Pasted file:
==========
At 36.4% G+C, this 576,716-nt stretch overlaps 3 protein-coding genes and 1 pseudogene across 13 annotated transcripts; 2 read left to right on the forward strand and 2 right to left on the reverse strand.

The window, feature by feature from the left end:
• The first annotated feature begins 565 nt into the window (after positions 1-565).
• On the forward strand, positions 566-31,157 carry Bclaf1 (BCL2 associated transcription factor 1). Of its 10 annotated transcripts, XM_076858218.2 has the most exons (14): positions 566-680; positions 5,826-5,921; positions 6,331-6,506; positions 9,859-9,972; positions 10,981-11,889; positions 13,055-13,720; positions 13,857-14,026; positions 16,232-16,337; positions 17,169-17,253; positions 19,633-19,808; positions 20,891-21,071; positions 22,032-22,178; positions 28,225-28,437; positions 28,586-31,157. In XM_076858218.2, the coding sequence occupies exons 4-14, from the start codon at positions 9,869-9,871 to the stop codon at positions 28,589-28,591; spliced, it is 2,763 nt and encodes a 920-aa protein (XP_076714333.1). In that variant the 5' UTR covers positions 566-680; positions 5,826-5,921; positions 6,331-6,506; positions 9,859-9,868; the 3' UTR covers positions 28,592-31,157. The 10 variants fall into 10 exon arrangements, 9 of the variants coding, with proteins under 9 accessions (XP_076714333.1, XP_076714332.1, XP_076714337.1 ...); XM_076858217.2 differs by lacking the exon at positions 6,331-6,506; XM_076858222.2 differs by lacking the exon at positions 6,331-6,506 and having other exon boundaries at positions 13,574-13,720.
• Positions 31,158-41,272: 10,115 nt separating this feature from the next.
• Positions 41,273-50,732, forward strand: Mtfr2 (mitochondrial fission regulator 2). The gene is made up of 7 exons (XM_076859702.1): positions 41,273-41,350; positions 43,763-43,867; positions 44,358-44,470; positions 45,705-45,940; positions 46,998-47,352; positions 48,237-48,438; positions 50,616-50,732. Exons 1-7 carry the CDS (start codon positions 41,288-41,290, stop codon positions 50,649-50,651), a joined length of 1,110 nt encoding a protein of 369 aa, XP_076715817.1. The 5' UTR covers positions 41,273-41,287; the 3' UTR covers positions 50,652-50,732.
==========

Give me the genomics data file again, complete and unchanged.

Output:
At 36.4% G+C, this 576,716-nt stretch overlaps 3 protein-coding genes and 1 pseudogene across 13 annotated transcripts; 2 read left to right on the forward strand and 2 right to left on the reverse strand.

The window, feature by feature from the left end:
• The first annotated feature begins 565 nt into the window (after positions 1-565).
• On the forward strand, positions 566-31,157 carry Bclaf1 (BCL2 associated transcription factor 1). Of its 10 annotated transcripts, XM_076858218.2 has the most exons (14): positions 566-680; positions 5,826-5,921; positions 6,331-6,506; positions 9,859-9,972; positions 10,981-11,889; positions 13,055-13,720; positions 13,857-14,026; positions 16,232-16,337; positions 17,169-17,253; positions 19,633-19,808; positions 20,891-21,071; positions 22,032-22,178; positions 28,225-28,437; positions 28,586-31,157. In XM_076858218.2, the coding sequence occupies exons 4-14, from the start codon at positions 9,869-9,871 to the stop codon at positions 28,589-28,591; spliced, it is 2,763 nt and encodes a 920-aa protein (XP_076714333.1). In that variant the 5' UTR covers positions 566-680; positions 5,826-5,921; positions 6,331-6,506; positions 9,859-9,868; the 3' UTR covers positions 28,592-31,157. The 10 variants fall into 10 exon arrangements, 9 of the variants coding, with proteins under 9 accessions (XP_076714333.1, XP_076714332.1, XP_076714337.1 ...); XM_076858217.2 differs by lacking the exon at positions 6,331-6,506; XM_076858222.2 differs by lacking the exon at positions 6,331-6,506 and having other exon boundaries at positions 13,574-13,720.
• Positions 31,158-41,272: 10,115 nt separating this feature from the next.
• Positions 41,273-50,732, forward strand: Mtfr2 (mitochondrial fission regulator 2). The gene is made up of 7 exons (XM_076859702.1): positions 41,273-41,350; positions 43,763-43,867; positions 44,358-44,470; positions 45,705-45,940; positions 46,998-47,352; positions 48,237-48,438; positions 50,616-50,732. Exons 1-7 carry the CDS (start codon positions 41,288-41,290, stop codon positions 50,649-50,651), a joined length of 1,110 nt encoding a protein of 369 aa, XP_076715817.1. The 5' UTR covers positions 41,273-41,287; the 3' UTR covers positions 50,652-50,732.